[35] The prerogative power over foreign affairs has not been displaced by s. 10 of the Department of Foreign Affairs and International Trade Act, R.S.C. 1985, c. E‑22, and continues to be exercised by the federal government. The Crown prerogative in foreign affairs includes the making of representations to a foreign government: Black v. Canada (Prime Minister) (2001), 199 D.L.R. (4th) 228 (Ont. C.A.). We therefore agree with O’Reilly J.’s implicit finding (paras. 39, 40 and 49) that the decision not to request Mr. Khadr’s repatriation was made in the exercise of the prerogative over foreign relations.

37] The limited power of the courts to review exercises of the prerogative power for constitutionality reflects the fact that in a constitutional democracy, all government power must be exercised in accordance with the Constitution.  This said, judicial review of the exercise of the prerogative power for constitutionality remains sensitive to the fact that the executive branch of government is responsible for decisions under this power, and that the executive is better placed to make such decisions within a range of constitutional options. The government must have flexibility in deciding how its duties under the power are to be discharged: see, e.g., Reference re Secession of Quebec, [1998] 2 S.C.R. 217, at paras. 101-2. But it is for the courts to determine the legal and constitutional limits within which such decisions are to be taken. It follows that in the case of refusal by a government to abide by constitutional constraints, courts are empowered to make orders ensuring that the government’s foreign affairs prerogative is exercised in accordance with the constitution: United States v. Burns, 2001 SCC 7, [2001] 1 S.C.R. 283.

[38] Having concluded that the courts possess a narrow power to review and intervene on matters of foreign affairs to ensure the constitutionality of executive action, the final question is whether O’Reilly J. misdirected himself in exercising that power in the circumstances of this case (R. v. Bjelland, 2009 SCC 38, [2009] 2 S.C.R. 651, at para. 15; R. v. Regan, 2002 SCC 12, [2002] 1 S.C.R. 297, at paras. 117‑18).  (In fairness to the trial judge, we note that the government proposed no alternative (trial judge’s reasons, at para. 78).)  If the record and legal principle support his decision, deference requires we not interfere.  However, in our view that is not the case.

[43] The present case differs from Burns.  Mr. Khadr is not under the control of the Canadian government; the likelihood that the proposed remedy will be effective is unclear; and the impact on Canadian foreign relations of a repatriation request cannot be properly assessed by the Court.

[44] This brings us to our second concern: the inadequacy of the record.  The record before us gives a necessarily incomplete picture of the range of considerations currently faced by the government in assessing Mr. Khadr’s request. We do not know what negotiations may have taken place, or will take place, between the U.S. and Canadian governments over the fate of Mr. Khadr. As observed by Chaskalson C.J. in Kaunda v. President of the Republic of South Africa, [2004] ZACC 5, 136 I.L.R. 452: “The timing of representations if they are to be made, the language in which they should be couched, and the sanctions (if any) which should follow if such representations are rejected are matters with which courts are ill-equipped to deal” (para. 77).  It follows that in these circumstances, it would not be appropriate for the Court to give direction as to the diplomatic steps necessary to address the breaches of Mr. Khadr’s Charter rights.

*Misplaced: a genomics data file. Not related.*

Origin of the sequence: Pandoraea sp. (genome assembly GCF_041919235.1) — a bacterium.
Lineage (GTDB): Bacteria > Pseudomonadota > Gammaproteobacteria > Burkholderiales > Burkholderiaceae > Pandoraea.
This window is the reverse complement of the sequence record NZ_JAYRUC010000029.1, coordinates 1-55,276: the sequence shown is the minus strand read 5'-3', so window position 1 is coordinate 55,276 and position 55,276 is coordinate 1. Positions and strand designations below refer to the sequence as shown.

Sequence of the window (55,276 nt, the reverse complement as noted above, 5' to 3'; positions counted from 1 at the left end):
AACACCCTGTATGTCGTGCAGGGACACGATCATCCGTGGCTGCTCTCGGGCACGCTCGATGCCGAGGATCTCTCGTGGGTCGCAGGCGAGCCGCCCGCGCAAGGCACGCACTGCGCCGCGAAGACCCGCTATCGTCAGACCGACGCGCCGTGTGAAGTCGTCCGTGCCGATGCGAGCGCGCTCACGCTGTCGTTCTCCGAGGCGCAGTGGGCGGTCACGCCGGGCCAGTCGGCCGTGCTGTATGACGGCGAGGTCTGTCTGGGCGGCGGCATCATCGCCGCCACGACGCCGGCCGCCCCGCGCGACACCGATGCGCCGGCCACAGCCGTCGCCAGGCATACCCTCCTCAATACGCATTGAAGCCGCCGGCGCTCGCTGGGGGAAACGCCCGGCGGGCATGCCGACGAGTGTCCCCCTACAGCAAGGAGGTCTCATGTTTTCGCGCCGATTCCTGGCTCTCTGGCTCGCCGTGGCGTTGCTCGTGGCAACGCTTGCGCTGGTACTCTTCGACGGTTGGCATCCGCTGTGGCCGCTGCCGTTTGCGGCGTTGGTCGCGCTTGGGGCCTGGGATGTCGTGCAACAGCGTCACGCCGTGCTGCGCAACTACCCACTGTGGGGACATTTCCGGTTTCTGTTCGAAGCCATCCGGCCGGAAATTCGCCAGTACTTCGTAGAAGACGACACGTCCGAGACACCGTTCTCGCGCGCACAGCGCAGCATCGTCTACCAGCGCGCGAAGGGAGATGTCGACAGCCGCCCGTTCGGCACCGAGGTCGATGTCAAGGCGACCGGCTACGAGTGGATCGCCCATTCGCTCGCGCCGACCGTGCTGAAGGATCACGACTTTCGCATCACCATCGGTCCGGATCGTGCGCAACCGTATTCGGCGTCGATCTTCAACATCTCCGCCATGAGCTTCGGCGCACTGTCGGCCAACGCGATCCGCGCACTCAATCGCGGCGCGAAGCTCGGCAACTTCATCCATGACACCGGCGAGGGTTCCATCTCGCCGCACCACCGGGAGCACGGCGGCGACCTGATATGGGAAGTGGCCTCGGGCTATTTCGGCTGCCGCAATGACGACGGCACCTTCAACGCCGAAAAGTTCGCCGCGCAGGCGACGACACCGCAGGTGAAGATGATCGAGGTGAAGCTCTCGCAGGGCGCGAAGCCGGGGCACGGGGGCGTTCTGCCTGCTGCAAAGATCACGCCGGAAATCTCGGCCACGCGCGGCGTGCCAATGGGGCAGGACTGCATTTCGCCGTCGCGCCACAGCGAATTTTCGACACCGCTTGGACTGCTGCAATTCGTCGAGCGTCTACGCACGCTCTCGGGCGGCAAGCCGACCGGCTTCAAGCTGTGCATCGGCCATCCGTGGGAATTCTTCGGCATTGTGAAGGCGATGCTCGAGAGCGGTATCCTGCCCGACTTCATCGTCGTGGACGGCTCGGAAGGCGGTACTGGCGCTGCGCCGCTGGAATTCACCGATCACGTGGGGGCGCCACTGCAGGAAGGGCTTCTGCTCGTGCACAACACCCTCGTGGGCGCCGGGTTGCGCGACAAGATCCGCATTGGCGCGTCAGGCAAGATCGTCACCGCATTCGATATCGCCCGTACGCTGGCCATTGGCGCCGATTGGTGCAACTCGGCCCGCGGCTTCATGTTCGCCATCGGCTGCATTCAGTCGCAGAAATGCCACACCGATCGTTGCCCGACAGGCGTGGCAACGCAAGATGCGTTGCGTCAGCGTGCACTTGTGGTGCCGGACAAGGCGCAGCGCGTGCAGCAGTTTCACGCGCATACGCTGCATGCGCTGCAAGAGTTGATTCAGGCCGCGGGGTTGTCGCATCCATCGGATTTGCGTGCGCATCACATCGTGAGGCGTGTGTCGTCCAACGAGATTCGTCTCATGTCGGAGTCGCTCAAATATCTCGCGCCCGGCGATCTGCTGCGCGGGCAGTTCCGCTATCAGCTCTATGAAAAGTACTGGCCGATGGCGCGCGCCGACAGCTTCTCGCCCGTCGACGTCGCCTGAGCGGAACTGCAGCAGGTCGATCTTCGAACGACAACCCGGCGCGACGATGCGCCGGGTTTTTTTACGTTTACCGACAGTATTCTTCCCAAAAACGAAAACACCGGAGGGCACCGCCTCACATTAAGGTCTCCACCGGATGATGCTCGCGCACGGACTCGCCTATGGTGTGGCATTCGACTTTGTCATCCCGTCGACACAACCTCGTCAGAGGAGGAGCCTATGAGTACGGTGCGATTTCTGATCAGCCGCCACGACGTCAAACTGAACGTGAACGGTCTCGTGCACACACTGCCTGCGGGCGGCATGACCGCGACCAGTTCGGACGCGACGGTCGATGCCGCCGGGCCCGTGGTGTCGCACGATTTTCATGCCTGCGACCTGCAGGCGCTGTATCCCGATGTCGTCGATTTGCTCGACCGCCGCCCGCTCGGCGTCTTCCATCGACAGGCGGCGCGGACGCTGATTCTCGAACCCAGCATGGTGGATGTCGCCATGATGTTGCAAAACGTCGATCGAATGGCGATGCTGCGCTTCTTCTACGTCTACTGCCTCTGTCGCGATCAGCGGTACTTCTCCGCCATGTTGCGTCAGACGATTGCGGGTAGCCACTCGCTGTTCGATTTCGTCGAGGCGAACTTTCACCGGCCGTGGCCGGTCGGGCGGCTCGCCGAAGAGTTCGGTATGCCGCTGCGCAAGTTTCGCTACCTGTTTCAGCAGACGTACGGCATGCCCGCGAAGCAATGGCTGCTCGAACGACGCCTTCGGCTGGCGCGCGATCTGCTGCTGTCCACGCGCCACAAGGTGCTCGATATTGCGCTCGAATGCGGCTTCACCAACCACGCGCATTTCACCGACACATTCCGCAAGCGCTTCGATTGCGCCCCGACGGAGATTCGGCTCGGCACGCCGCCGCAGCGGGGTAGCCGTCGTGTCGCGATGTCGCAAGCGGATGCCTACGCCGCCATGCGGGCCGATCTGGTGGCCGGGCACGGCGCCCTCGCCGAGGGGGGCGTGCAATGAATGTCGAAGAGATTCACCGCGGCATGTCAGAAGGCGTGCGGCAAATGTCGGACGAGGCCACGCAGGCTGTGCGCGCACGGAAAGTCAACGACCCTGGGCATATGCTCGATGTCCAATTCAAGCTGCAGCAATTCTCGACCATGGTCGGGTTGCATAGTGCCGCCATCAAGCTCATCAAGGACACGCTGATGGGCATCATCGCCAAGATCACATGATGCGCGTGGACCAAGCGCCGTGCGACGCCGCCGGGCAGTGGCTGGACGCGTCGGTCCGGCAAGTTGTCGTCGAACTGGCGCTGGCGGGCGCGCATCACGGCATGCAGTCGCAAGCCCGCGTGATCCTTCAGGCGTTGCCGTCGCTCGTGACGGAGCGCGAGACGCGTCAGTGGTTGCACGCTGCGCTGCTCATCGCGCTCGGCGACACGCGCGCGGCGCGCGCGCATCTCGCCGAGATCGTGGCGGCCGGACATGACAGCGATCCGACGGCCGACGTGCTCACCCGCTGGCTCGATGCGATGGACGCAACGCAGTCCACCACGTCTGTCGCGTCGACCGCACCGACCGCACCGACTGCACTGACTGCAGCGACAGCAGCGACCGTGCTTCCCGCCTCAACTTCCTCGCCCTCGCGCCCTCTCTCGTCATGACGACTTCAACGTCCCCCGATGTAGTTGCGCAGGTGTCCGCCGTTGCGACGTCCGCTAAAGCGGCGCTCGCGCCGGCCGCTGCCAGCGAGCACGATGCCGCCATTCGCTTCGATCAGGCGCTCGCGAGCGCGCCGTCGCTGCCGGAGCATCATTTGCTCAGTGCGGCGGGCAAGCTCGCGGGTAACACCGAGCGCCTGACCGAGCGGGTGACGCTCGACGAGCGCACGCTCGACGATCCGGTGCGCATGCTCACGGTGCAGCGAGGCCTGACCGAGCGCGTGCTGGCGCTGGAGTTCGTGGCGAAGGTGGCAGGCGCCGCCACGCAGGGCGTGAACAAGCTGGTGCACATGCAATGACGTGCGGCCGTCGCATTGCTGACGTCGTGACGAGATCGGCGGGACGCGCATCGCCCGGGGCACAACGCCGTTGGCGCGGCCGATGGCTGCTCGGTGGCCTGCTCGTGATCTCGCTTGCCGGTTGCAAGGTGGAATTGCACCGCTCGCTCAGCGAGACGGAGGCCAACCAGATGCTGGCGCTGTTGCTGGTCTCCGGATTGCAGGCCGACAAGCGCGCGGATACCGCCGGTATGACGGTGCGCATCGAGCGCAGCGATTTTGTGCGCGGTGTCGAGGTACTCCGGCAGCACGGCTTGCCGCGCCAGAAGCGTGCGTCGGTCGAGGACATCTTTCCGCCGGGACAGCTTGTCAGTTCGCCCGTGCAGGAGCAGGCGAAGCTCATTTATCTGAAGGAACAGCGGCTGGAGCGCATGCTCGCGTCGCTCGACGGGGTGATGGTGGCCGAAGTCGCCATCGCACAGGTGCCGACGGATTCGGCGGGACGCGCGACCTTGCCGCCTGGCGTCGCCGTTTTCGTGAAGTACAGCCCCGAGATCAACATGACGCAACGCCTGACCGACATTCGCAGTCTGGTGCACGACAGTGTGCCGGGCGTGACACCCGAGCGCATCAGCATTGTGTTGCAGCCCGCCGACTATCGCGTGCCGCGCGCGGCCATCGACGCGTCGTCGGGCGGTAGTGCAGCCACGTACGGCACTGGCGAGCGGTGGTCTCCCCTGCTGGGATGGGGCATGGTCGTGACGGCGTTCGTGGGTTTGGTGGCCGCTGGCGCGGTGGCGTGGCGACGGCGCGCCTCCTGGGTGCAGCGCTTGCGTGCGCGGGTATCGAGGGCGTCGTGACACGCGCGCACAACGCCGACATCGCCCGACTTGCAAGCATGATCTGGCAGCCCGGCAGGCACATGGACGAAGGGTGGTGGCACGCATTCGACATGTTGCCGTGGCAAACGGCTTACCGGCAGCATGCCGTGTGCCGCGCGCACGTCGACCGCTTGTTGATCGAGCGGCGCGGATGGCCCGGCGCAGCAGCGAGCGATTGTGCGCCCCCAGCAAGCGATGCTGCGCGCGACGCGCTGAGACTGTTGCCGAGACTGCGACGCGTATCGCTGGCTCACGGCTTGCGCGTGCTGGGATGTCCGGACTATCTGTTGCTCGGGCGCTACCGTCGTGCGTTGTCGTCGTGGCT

The court’s language is, in my view, highly qualified. It does not rule out the possibility of directing the government in the exercise of its prerogative; it says that, for now, the effectiveness of such a remedy is unclear and that the court does not have before it sufficient information to determine what the government ought reasonably do. So the the solution is deference. But interestingly, the court does leave the door open to further reviewing the government’s exercise of its prerogative powers in this matter:

[46] In this case, the evidentiary uncertainties, the limitations of the Court’s institutional competence, and the need to respect the prerogative powers of the executive, lead us to conclude that the proper remedy is declaratory relief. …

[47] The prudent course at this point, respectful of the responsibilities of the executive and the courts, is for this Court to allow Mr. Khadr’s application for judicial review in part and to grant him a declaration advising the government of its opinion on the records before it which, in turn, will provide the legal framework for the executive to exercise its functions and to consider what actions to take in respect of Mr. Khadr, in conformity with the Charter.

Perhaps one way of reading this somewhat cryptic conclusion is that court is self-consciously signalling to the executive that it now has a chance to evaluate what should be done to provide a remedy for the Canadian government’s violations of Khadr’s human and constitutional rights, without the court dictating a specific measure to be taken in the arena of Canada’s diplomatic relations with the US. But what might the court do if the government does nothing? Will it then be in a position to conclude, upon the basis of more evidence and further application by Khadr, that the government’s discretion has miscarried and the only reasonable exercise of that discretion requires a request for repatriation?